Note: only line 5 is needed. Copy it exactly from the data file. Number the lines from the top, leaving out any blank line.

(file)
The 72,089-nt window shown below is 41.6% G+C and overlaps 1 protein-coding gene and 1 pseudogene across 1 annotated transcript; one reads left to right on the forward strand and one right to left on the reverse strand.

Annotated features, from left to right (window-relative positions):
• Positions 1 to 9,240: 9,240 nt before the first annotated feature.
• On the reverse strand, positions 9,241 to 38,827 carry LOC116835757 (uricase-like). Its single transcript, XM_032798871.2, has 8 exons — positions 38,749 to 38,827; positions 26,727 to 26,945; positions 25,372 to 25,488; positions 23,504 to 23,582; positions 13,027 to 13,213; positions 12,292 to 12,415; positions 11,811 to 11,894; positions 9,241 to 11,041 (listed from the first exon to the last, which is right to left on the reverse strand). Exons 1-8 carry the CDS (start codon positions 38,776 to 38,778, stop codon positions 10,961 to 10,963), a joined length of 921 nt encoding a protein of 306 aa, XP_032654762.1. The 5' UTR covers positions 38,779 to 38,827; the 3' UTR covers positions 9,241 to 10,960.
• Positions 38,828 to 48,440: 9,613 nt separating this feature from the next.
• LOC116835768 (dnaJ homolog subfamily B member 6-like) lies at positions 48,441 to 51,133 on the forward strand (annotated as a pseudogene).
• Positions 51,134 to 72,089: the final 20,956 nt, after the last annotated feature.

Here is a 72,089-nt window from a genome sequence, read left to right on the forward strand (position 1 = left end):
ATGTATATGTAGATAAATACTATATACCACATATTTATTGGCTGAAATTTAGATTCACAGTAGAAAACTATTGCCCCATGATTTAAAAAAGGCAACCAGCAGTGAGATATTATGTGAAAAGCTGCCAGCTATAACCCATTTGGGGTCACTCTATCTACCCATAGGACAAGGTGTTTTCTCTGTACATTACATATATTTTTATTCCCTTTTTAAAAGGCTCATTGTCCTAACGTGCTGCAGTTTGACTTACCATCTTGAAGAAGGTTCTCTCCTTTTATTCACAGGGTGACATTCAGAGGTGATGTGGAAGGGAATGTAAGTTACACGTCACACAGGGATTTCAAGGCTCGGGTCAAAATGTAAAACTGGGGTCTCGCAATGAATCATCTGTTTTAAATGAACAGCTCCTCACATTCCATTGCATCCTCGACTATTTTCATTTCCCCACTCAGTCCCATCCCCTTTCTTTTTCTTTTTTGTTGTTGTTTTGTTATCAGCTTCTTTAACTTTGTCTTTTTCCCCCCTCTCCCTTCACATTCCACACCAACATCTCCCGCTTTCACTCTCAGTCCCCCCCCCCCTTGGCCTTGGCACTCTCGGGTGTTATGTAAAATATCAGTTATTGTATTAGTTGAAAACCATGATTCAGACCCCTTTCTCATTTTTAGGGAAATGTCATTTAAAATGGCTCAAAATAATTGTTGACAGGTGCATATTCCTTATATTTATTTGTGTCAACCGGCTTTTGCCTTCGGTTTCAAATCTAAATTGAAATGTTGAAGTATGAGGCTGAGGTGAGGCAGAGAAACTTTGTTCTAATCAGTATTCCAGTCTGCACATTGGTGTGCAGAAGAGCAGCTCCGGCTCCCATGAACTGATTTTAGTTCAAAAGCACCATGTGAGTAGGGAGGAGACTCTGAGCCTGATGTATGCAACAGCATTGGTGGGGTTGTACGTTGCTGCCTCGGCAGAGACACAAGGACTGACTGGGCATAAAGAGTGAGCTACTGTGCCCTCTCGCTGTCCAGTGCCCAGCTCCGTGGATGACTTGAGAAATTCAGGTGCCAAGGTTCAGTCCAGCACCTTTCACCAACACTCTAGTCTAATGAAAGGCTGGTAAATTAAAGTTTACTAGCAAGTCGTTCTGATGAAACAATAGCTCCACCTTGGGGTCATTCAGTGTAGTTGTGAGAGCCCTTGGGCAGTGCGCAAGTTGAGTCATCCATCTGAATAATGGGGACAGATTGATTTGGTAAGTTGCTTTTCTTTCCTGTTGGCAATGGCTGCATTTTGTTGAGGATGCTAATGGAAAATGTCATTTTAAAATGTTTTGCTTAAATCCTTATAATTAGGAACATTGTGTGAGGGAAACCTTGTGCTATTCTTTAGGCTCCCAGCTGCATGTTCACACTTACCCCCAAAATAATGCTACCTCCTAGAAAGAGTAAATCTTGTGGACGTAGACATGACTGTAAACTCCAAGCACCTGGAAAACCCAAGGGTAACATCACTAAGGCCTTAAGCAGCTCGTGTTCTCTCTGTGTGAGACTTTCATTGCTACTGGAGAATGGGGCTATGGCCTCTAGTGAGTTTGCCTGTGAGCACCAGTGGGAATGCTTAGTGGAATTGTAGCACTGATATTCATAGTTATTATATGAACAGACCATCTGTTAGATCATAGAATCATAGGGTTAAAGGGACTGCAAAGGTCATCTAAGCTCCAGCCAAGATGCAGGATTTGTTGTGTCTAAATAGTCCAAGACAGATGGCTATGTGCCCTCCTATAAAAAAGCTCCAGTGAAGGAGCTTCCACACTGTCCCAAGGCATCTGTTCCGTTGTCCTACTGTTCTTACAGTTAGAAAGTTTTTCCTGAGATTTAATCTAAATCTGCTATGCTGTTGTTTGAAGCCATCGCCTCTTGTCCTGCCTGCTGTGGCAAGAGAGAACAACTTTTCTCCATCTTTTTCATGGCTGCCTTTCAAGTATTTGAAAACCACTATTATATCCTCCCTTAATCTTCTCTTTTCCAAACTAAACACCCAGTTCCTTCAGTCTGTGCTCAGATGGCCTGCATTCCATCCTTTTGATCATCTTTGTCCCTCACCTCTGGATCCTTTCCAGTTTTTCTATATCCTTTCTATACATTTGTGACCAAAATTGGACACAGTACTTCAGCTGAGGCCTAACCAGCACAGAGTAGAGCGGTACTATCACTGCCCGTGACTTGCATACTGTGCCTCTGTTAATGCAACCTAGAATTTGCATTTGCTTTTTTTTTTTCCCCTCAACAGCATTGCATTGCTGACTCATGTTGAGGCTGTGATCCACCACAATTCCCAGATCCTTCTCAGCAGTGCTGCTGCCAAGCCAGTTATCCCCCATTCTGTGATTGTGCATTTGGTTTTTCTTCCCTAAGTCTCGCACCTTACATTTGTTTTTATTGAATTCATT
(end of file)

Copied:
• Positions 38,828 to 48,440: 9,613 nt separating this feature from the next.